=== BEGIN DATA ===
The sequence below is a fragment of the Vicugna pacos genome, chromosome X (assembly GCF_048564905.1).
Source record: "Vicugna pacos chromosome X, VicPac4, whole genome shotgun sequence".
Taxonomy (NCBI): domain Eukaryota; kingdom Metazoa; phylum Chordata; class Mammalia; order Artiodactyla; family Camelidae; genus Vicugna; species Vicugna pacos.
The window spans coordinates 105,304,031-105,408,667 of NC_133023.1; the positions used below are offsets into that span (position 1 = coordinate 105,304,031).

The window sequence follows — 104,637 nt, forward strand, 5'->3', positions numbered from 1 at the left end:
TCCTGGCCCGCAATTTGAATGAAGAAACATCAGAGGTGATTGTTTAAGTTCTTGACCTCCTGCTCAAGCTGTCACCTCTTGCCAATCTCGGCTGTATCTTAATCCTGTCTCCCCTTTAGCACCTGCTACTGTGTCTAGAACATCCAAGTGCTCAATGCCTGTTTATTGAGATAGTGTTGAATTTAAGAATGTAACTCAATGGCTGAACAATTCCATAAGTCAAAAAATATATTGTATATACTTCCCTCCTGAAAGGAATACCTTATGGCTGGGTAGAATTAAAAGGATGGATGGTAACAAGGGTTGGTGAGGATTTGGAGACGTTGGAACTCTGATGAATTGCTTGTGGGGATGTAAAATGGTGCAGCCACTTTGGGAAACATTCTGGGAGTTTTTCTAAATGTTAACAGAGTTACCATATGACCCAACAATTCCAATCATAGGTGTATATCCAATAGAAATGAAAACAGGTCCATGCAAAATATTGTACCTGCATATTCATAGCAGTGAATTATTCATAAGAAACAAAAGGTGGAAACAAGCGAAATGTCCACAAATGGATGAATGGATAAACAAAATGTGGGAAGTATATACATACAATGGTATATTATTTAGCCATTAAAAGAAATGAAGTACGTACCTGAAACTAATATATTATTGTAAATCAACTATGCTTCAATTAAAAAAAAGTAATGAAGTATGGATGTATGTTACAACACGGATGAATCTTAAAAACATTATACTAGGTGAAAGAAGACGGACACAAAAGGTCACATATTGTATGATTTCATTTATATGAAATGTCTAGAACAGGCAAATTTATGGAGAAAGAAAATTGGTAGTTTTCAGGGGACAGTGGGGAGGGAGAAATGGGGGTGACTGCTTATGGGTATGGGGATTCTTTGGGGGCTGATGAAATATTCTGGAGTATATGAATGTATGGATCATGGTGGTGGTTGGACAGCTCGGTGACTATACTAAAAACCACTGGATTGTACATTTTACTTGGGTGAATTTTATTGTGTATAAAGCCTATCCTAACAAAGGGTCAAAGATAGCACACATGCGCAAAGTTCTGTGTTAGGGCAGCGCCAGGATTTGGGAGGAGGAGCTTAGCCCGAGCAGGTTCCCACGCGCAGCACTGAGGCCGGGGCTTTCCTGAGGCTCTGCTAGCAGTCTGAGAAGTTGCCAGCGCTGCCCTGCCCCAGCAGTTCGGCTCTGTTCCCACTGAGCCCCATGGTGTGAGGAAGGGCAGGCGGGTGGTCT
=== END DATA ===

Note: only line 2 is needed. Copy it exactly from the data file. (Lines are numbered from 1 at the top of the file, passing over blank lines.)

Source record: "Vicugna pacos chromosome X, VicPac4, whole genome shotgun sequence".